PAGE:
The Lowell Mills of Massachusetts provide a window into how workers were socialized into this industrial “time-sense.” As farm girls from the countryside flooded into Southern New England towns looking for work, they were trained according to a rigid system of bells. Every part of their day was punctuated by bells that sometimes divided their time into chunks as small as 10 minutes. Instead of waking up when it was time to milk, they woke up with the first bell. Instead of combining work with pleasure and singing while they knit or wove by the fire. They had work time and then they had separate leisure time.

 

The Lowell factory owners worked hard to establish clock time as absolute, objective truth.    They prided themselves on their consistency, publicizing the (supposed) link between their bells and natural authority. According to historian Michael O’Malley, this reinforced the semi-artificial connection between clock times and the sun, between the natural order and minutes and hours, and helped legitimize the idea of time as something naturally-derived but mechanically-organized.

 

But none of these strategies—bells, time cards, and fines—would have been effective without a corresponding ideology which taught that timeliness and efficiency were higher moral goods. The Church had always preached that idleness was sinful, (idle hands are the devil’s playground), but if the ongoing popularity of Saint Monday and Saint Tuesday were  any indication, employees insisted on setting their own work rhythms.

 

Where the Church failed, factories and modern schools eventually succeeded.  

 

Modern schooling trained children, from a young age, to function in an industrial system, and to pay attention to the clock. In America, public schools were the training grounds for factory workers, disciplining chaotic children into productive producers. That’s why the hidden curriculum of schools today—even purportedly progressive ones—still enforces timeliness as a moral good in and of itself.

 

Schools, combined with the rise in both popularity and accessibility of physical watches and synchronized clocks eventually succeeded in creating a workforce with both an internalized clock and a belief system to go along with it. Today, the moral truth of timeliness remains relatively unquestioned. Tardiness is widely seen as disrespectful. Lord Michael Bates recently resigned from the House of Lords of the United Kingdom just for being a few minutes late. Horrified at the “discourtesy” his of tardiness, he believed himself no longer worthy or fit for the job. The resignation was short-lived (Prime Minister Theresa May refused his resignation that same day), but the message is clear: lateness is a moral failing.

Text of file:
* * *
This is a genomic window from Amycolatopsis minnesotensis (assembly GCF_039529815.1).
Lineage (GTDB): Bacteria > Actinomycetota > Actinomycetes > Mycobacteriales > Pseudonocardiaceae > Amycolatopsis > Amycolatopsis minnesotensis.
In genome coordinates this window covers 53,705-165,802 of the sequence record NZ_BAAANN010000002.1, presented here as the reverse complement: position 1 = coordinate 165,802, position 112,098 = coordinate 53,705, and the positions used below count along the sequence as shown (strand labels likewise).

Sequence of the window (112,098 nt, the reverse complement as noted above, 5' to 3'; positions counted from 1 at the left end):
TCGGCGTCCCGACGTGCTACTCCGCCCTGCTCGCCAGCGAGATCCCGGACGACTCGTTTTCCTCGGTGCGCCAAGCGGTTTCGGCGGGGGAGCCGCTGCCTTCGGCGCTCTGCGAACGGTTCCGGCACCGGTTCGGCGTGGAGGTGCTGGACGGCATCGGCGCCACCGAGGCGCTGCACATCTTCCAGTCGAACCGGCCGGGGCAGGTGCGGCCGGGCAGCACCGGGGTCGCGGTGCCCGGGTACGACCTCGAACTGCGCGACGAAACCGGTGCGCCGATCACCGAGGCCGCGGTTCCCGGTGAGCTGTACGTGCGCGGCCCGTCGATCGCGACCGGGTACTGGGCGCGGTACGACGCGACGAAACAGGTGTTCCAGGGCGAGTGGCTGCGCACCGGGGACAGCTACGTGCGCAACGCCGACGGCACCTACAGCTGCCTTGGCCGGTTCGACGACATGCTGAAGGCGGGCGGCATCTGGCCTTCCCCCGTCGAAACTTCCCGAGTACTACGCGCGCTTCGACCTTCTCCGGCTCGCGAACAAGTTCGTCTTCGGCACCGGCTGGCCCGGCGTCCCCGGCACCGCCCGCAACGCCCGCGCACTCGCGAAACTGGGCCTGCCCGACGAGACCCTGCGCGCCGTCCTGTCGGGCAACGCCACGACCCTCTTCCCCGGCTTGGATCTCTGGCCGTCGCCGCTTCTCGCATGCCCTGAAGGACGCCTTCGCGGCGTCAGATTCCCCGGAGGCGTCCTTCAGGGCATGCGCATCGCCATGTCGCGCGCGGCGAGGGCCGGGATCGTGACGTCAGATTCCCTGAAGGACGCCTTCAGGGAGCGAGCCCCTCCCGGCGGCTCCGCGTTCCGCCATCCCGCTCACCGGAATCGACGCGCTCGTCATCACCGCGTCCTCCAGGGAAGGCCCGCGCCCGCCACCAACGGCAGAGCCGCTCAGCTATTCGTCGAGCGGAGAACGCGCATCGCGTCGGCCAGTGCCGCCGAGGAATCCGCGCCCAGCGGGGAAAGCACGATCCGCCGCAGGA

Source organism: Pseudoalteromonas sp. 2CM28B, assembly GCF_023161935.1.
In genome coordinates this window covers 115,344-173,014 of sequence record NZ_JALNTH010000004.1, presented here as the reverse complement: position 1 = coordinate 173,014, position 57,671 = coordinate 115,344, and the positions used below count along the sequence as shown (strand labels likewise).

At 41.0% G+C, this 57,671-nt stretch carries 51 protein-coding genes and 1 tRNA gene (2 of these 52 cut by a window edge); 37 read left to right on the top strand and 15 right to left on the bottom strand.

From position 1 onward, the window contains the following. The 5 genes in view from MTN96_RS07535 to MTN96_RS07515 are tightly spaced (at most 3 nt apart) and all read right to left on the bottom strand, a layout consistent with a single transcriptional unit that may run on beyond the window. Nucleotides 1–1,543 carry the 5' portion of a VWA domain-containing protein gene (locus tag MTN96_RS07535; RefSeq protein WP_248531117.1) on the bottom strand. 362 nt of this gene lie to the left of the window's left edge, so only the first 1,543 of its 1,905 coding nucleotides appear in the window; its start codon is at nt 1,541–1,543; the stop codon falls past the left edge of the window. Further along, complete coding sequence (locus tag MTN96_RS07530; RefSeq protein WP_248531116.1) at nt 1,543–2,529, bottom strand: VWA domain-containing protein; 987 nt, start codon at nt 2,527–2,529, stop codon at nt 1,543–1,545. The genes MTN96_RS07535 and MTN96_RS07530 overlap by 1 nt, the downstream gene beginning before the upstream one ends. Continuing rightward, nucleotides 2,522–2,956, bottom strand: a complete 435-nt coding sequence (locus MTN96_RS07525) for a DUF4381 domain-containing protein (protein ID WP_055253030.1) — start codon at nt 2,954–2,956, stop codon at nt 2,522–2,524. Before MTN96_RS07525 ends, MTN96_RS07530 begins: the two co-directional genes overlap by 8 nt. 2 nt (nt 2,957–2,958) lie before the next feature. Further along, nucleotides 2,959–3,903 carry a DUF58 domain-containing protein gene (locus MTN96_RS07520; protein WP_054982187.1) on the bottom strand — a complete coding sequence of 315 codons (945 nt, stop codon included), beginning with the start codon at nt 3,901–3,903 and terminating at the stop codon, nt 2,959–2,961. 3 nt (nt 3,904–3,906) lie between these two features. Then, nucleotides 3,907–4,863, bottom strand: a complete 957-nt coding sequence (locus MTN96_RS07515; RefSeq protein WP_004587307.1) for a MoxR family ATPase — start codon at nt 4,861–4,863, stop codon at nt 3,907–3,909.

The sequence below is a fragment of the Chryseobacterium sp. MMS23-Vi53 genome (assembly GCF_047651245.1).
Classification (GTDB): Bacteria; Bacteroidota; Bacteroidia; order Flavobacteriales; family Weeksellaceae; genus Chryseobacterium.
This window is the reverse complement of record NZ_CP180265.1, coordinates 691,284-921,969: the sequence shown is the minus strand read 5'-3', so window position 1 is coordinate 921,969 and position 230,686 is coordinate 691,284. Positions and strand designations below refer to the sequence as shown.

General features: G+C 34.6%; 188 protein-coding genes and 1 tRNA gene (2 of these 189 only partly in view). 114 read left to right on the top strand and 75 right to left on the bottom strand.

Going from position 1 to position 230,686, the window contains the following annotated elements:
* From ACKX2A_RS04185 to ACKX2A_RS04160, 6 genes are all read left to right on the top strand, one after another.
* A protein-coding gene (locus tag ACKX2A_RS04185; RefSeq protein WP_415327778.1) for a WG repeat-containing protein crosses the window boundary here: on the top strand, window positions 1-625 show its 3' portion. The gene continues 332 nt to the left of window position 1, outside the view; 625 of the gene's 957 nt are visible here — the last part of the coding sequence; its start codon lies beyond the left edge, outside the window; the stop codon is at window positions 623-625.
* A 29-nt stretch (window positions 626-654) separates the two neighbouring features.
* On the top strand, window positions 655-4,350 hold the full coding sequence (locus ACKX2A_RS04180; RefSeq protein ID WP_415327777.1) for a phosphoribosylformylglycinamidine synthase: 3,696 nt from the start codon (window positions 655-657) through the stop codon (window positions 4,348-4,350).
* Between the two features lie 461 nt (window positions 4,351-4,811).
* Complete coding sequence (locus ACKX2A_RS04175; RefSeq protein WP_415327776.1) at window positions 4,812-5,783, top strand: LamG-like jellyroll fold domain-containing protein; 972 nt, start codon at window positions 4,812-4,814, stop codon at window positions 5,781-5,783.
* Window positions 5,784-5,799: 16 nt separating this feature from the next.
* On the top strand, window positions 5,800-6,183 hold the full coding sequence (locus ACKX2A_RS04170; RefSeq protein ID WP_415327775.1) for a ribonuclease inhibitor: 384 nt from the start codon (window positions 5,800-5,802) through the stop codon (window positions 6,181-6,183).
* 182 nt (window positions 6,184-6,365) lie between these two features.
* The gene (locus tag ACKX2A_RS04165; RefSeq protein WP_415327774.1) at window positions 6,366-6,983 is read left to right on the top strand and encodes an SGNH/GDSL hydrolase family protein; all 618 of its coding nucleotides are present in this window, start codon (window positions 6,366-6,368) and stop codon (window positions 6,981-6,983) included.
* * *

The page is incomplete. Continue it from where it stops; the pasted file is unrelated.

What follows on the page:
But even those of us who don't work according to clock time (writers, academics, and artists, for example) still have to struggle against the now internalized shame about inefficiency, lateness, and unregulated work habits. The number of people who work from home at least part-time has risen steeply over the last decade. The idea of working remotely suggests greater flexibility and less punishing hours, but studies have found that people who work from home actually work longer than their more clock-bound in-office counterparts, likely because they’re afraid of appearing inefficient and lazy. They don’t want to be seen as taking advantage of the system.

 

We no longer need a system of bells to police us, because we police ourselves.

 

Did You Know?

  • The clock is one of the oldest human inventions, but mechanicals clocks like those we have today were not invented until around 1300.  

  • Until the industrial revolution, every village lived in it’s own time zone.

  • Hummingbirds keep track of time, calibrating when to visit certain flowers to guarantee maximum nectar.